CeMM Adjunct Principal Investigator
Biology of Pediatric Leukemia Oncoproteins
We study the molecular mechanisms of leukemia development and progression to identify novel vulnerabilities of pediatric cancers. Using a wide array of cutting-edge technologies and state-of-the-art methods, we unveil how genetic mutations contribute to the development of cancer and investigate novel therapeutic strategies to exploit them as potential drug targets.
Leukemia is a cancer of white blood cells. The disease is characterized by the rapid accumulation of abnormal cells that interfere with the production of normal blood cells. Pediatric leukemias are often very aggressive and show limited response to current therapies. Leukemia-associated oncoproteins often arise from mutations in genes that encode transcription factors and epigenetic modulators.
We believe that the transforming properties of leukemia oncoproteins are hard-wired in specific networks of physical, genetic and epigenetic interactions with key effector genes and proteins. Functional exploration of these networks provides new insights into cellular processes that are hijacked by leukemia oncoproteins during leukemia development and maintenance.
The goal of our research is a comprehensive investigation of oncogenic mechanisms employed by leukemia oncoproteins to identify novel entry points for targeted treatments. In my lab, we study cellular and molecular effects of leukemia-associated oncoproteins through the development and use of novel tools and approaches, including, transcriptomics, proteomics, functional genomics and high-resolution imaging.
Chromosomal rearrangements often lead to the expression of fusion proteins, which can act as strong cancer drivers. As fusion oncoproteins are neomorphic protein variants with aberrant activities, they represent attractive targets for cancer therapy and have proven to be instructive subjects for cancer research. Fusion proteins are hallmarks of many childhood cancers and are frequently used to classify disease-defining entities in leukemia. We investigate how leukemia fusion oncoproteins hijack the cellular infrastructure to induce oncogenic gene expression programs using a multidisciplinary approach.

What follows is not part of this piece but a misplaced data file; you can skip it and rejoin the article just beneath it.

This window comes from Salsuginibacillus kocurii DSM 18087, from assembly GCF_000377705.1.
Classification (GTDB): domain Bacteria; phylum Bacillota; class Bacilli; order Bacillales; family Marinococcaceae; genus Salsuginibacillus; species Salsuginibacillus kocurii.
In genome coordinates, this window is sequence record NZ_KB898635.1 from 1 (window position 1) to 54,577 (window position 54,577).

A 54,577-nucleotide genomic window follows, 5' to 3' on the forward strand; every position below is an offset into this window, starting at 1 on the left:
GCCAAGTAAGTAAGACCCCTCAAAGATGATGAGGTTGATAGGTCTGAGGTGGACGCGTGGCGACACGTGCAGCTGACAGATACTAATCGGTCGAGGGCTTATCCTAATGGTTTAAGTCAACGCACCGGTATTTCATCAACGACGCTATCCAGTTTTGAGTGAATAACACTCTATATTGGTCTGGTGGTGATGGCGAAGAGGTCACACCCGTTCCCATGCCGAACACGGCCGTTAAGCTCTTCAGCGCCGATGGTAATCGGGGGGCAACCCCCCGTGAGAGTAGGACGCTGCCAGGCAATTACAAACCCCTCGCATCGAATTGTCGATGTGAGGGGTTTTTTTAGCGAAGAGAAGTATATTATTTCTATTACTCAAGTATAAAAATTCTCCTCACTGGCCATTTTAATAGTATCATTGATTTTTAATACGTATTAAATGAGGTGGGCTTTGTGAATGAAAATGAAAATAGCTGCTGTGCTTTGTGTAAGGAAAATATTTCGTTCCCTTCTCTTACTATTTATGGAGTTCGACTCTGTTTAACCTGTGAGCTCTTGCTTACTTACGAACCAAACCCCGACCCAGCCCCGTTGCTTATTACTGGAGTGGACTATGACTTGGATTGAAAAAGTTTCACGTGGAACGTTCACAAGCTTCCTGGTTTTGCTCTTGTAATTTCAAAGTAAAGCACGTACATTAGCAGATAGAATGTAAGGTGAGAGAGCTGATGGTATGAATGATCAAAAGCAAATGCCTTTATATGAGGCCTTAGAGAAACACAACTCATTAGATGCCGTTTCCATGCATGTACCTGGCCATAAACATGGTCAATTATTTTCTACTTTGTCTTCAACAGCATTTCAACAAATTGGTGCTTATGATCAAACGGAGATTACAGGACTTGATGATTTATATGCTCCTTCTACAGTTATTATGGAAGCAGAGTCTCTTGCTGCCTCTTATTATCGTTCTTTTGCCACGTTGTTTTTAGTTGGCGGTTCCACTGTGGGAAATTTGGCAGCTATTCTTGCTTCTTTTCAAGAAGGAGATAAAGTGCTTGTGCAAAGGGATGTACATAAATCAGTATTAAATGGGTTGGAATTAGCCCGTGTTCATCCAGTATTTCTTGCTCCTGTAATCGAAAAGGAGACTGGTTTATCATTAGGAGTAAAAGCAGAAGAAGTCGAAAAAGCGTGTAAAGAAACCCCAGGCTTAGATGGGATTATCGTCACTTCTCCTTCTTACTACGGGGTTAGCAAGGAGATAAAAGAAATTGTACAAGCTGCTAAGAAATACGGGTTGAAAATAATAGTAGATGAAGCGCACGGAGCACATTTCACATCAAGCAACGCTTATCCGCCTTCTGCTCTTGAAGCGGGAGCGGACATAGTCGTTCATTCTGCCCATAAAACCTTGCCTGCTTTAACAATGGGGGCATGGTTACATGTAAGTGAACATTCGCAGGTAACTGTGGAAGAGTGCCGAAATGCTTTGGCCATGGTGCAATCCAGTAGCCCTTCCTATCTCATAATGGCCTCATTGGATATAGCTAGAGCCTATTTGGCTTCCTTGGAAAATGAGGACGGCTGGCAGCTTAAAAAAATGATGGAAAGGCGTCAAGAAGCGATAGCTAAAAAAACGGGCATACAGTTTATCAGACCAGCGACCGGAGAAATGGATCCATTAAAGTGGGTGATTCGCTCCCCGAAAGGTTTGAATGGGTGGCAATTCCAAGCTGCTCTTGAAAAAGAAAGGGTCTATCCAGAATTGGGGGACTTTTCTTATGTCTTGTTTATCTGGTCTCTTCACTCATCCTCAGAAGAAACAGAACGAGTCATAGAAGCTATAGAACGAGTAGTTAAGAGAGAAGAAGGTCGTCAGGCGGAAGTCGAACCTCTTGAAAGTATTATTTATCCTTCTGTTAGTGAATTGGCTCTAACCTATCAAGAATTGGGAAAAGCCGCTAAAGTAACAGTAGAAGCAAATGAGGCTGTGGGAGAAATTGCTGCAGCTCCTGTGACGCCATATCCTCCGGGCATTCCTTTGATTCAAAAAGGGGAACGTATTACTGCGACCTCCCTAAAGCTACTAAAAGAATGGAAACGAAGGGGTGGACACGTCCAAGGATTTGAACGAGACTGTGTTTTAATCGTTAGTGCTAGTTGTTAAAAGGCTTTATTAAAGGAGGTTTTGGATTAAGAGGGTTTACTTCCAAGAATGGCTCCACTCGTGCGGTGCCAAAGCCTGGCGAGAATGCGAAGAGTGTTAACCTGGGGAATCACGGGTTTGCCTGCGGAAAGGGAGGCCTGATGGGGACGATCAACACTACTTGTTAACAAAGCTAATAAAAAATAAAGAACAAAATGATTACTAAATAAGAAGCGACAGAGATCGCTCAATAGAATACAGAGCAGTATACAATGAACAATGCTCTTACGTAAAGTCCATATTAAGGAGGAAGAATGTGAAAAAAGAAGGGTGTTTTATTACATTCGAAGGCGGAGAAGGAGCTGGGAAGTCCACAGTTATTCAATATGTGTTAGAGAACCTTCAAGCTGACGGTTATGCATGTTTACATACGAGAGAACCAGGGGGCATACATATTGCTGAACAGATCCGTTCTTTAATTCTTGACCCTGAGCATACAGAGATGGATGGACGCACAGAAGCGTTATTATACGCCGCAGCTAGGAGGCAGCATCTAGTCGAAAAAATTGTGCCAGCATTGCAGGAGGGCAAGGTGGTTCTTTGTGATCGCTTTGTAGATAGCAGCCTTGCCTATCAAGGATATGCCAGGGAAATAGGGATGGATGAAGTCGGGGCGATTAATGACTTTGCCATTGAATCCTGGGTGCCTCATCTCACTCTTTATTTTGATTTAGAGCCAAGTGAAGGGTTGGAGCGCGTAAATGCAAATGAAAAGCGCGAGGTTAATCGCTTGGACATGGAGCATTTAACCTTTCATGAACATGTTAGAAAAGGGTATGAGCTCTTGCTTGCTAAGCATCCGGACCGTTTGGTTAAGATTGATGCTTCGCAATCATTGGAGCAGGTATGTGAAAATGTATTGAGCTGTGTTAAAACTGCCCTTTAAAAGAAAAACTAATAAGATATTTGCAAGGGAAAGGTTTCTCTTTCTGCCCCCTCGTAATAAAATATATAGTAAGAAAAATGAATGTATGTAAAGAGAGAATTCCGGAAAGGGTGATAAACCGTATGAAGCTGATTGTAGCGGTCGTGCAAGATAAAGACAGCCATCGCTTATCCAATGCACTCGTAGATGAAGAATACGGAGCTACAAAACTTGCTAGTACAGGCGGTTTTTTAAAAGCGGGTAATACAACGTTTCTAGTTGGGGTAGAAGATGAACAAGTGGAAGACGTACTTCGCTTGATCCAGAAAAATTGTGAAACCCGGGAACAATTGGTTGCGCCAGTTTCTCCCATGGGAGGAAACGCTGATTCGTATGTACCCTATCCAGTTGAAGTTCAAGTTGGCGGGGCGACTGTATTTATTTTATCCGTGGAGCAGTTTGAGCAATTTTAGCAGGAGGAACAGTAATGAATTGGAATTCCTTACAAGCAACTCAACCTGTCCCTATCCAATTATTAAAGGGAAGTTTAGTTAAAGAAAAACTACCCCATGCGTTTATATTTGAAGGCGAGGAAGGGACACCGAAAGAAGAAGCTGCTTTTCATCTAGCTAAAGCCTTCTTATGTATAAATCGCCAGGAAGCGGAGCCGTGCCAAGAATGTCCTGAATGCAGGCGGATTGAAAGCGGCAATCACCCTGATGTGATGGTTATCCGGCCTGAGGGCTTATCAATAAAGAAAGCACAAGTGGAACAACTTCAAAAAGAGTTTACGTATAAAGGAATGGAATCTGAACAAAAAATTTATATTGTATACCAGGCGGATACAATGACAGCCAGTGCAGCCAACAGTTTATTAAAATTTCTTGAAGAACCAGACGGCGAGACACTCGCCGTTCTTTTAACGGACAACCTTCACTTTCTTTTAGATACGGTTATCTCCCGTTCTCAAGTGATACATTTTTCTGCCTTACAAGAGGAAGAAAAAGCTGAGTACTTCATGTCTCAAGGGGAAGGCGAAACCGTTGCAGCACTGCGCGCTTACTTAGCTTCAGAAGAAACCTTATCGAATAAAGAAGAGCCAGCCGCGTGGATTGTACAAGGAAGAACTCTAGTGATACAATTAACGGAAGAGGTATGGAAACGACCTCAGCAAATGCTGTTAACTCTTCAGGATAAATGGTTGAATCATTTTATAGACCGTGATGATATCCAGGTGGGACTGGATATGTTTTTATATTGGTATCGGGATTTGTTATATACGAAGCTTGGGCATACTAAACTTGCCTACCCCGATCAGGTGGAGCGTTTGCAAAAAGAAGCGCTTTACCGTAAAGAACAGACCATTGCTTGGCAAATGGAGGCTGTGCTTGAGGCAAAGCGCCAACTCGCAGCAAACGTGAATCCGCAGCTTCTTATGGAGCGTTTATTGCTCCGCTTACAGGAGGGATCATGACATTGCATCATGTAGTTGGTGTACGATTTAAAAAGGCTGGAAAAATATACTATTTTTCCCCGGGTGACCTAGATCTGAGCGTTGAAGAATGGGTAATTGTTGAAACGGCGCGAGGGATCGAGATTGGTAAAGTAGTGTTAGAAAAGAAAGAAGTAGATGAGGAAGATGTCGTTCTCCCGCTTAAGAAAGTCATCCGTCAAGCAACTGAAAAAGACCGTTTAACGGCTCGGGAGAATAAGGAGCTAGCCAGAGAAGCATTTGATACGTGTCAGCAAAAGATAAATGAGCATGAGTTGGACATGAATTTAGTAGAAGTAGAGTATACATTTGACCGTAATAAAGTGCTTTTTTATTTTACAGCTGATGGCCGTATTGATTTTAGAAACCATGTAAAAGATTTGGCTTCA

Approaches and models
While recent advances in our knowledge of the genomic makeup of most cancers have contributed significantly to our understanding of the origin and progression of the disease, it is still unclear how cancer-initiating molecular alterations are functionally integrated into higher-order cellular structures to realize oncogenic programs. By combining novel cell line and animal models of leukemia with cutting-edge proteomic-, epigenomic- and transcriptomic approaches, we perform a detailed functional characterization of leukemia oncoproteins in a global, multilayered fashion.
Genome-wide CRISPR/Cas9 screening is used to provide functional genomic context to biochemical and molecular biological observations. We use targeted protein degradation to investigate the dynamics of leukemia oncoprotein action in a time-resolved fashion. High-resolution imaging of their subcellular localization provides cellular context to leukemia oncoprotein activity. These analyses are complemented by functional studies in mouse models and primary human samples to detect molecular vulnerabilities that are dependent on the oncogenic mutation of interest.
Florian Grebien obtained his PhD from the Medical University Vienna under joint supervision of Ernst Müllner (Medical University Vienna) and Hartmut Beug (Research Institute for Molecular Pathology) in 2007. During his PhD studies, he studied the role of signalling pathways on erythrocyte differentiation. For his post-doctoral training he joined the team of Giulio Superti-Furga at CeMM. Using a combination of cell biology, protein biochemistry, and chemical biology, he identified molecular mechanisms that underlie oncoprotein-driven leukemia. From 2014 to 2018, Florian was a Principal Investigator and group leader at the Ludwig Boltzmann Institute for Cancer Research (LBI-CR) in Vienna, supported by an ERC Starting Grant. In January 2018, he was appointed Professor and head of the institute for Medical Biochemistry at the University of Veterinary Medicine Vienna. Florian joined the St. Anna Children’s Cancer Research Institute (CCRI) in February 2023 as a Principal Investigator and CeMM in Octobre 2023 as Adjunct PI. His research focuses on molecular mechanisms of oncoprotein-driven leukemia.
Heyes E, et al. TET2 lesions enhance the aggressiveness of CEBPA-mutant acute myeloid leukemia by rebalancing GATA2 expression. Nat Commun. 2023 Oct 4;14(1):6185. (abstract)
Ebner J, et al. ABCC1 and glutathione metabolism limit the efficacy of BCL-2 inhibitors in acute myeloid leukemia. Nat Commun. 2023 Sep 19;14(1):5709. (abstract)
Schmoellerl J. et al. EVI1 drives leukemogenesis through aberrant ERG activation. Blood, 2023 Feb 2;141(5):453-466. (abstract)
Eder T, Grebien F. Comprehensive assessment of differential ChIP-seq tools guides optimal algorithm selection. Genome Biol, 2022 May 24;23(1):119. (abstract)
Terlecki-Zaniewicz S, et al. Biomolecularcondensation of NUP98 fusion proteins drives leukemogenic gene expression. Nat Struct Mol Biol, 2021 Feb;28(2):190-201. (abstract)
Schmoellerl J, et al. CDK6 is an essential direct target of NUP98 fusion proteins in acute myeloid leukemia. Blood, 2020 Jul 23;136(4):387-400. (abstract)